The gist is this…you need kernel source matching the existing kernel. Try:
From there download kernel source:
Unpack it on your Jetson. Parts of this need to be done with “admin”/root authority, and since it is Ubuntu, from your login just run “sudo -s”. You could type “sudo” before every command requiring root, but it will simplify it if you just sudo -s prior to doing this.
Because the kernel is version 3.10.24, I suggest you unpack it in /usr/src/kernels/3.10.24/.
I’m guessing you are using L4T R19.2, which they ship with, so yours will differ from what I’m giving (default for R19.3). The command
should read something like this:
So…to make life simple and not copy source all over, cd to /usr/src/kernels/, and make a symbolic link via this versioned name to the generic 3.10.24 (remember, uname -r is likely different for you and use what your uname -r says):
ln -s 3.10.24 3.10.24-gf455cd4
Now you can
cd /usr/src/kernels/`uname -r`
From there copy your running configuration:
gunzip < /proc/config.gz > .config
(this decompresses and redirects to the .config file)
You may have to install something like libncurses5 and/or libncurses5-dev for menuconfig to work (it’ll tell you if this is the case), but once you have it, from the directory you just added .config to, you can do this:
From inside menuconfig, at the bottom, see the “Load” option (right arrow to reach it). Load the .config file which should match your system since you just put the file there. Go down to “General setup”, make sure that within this “Local version” is also set to uname -r. At this point the menuconfig should contain updatable setup which starts exactly as your current system runs. You’ll always start here, and if in doubt, “make mrproper”, and copy .config again from /proc/config.gz, and load menuconfig from this…you’ll always start out matching this way.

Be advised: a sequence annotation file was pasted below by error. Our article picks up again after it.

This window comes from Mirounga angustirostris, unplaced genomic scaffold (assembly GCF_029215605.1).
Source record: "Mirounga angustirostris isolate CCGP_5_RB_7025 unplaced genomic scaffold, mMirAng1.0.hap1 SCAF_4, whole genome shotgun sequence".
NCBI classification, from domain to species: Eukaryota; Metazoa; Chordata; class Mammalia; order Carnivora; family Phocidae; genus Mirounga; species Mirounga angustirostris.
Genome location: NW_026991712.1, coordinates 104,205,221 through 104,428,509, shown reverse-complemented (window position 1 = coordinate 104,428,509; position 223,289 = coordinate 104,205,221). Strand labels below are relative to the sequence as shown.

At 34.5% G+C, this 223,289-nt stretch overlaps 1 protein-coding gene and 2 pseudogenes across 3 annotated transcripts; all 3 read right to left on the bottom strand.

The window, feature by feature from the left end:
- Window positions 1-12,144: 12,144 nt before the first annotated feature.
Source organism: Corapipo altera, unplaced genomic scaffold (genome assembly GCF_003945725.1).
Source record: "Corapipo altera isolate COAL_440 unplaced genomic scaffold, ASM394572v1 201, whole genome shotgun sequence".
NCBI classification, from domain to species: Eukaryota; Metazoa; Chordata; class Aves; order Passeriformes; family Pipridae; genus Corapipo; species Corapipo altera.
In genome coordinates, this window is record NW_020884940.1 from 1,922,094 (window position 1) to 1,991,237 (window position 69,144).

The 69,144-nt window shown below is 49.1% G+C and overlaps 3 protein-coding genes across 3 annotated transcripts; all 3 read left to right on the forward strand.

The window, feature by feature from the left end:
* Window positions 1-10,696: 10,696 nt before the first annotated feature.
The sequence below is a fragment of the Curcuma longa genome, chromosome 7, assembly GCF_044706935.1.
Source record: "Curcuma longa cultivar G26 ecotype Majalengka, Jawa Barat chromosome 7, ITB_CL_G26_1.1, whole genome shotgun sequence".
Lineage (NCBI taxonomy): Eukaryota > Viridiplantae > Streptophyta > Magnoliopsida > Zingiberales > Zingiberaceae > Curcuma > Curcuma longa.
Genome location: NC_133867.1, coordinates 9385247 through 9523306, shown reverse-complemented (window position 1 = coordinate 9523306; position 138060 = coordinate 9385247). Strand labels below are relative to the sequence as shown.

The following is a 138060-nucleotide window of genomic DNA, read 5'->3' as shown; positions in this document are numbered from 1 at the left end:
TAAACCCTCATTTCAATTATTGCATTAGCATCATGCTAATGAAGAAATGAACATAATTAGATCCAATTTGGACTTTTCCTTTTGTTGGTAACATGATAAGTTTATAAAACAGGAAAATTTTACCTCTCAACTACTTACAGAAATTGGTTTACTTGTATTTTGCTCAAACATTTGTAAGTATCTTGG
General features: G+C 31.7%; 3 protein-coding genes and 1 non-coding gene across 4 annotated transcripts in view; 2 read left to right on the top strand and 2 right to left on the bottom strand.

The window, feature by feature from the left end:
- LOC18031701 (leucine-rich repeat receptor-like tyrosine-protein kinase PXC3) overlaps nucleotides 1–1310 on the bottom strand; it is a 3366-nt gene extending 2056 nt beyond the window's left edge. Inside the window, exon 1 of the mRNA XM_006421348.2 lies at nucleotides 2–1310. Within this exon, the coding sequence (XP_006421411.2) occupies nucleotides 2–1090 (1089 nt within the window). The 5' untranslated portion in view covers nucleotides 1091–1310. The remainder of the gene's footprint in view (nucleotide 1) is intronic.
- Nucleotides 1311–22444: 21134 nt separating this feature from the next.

If you are satisfied your menuconfig is a copy of current system, you can add NFS server features. For NFSD (server, not client), scroll down to “File systems”, and from in that again go down to “Network File Systems”. Things needed for a client will already be set up there, what you want is to be an NFS server (NFS daemon). Scroll down to “NFS server support”, and hit the “m” key to enable it as a module (you could just check it on and not as a module, but you don’t need to be a server to boot the system). This will cause server support items for version 3 and 4 to appear, you will have whichever version you use. Probably version 4, but it wouldn’t hurt to make both available, both version 3 and 4…then you can use whichever works. Space bar enables, NFS server is already a module, this adds features within the module.
You’re set up now to scroll right to “Save” and save menuconfig to “.config”.
There are lots of options how to compile, but if you really want to keep it simple, just run
and it will go for quite awhile then finish. The -j4 makes it use all 4 cpu cores and run faster.
Subdirectory arch/arm/boot/ will contain zImage, used for kernel flashing. You will want to “make modules_install” before flashing though, this will add the new NFS server module to “/lib/modules/
uname -r”. Since you don’t need to install NFS daemon to boot, you could technically avoid this. I’m guessing the module will be in fs/nfsd/ with a name like “nfsd.ko”, and you could test first before flashing. You’d cd to fs/nfsd/, and run “insmod nfsd.ko” to see if it loads. If it does, the “make modules_install” will put this in the module directory. Follow the flashing instructions using the zImage.
Roughly, if you have not upgraded to R19.3 and still use R19.2 default, you’ll save the original L4T kernel directory’s zImage as backup (meaning you have the original kernel in the L4T download and you might want it back some day), and then replace the zImage there with the one you just created. Read about flashing in L4T docs for the rest. Just as a note, if you have upgraded to R19.3 and chose to use U-boot instead of fastboot (fastboot is the default), you’ll need put zImage in Jetson’s /boot directory (because U-boot looks here instead of the GPT partition where fastboot looks).
Flashing with “flash.sh -k 6 jetson-tk1 mmcblk0p1” puts the new kernel in. Just don’t do this until you’ve read the info on flashing.
FYI, kernel compile on Jetson is no different than any linux, and the Ubuntu distribution on Jetson is a full linux system. The difference is in installing the kernel since it is using fastboot or U-boot boot loader instead of grub. Module install is standard too, anything you read for Ubuntu is good for this.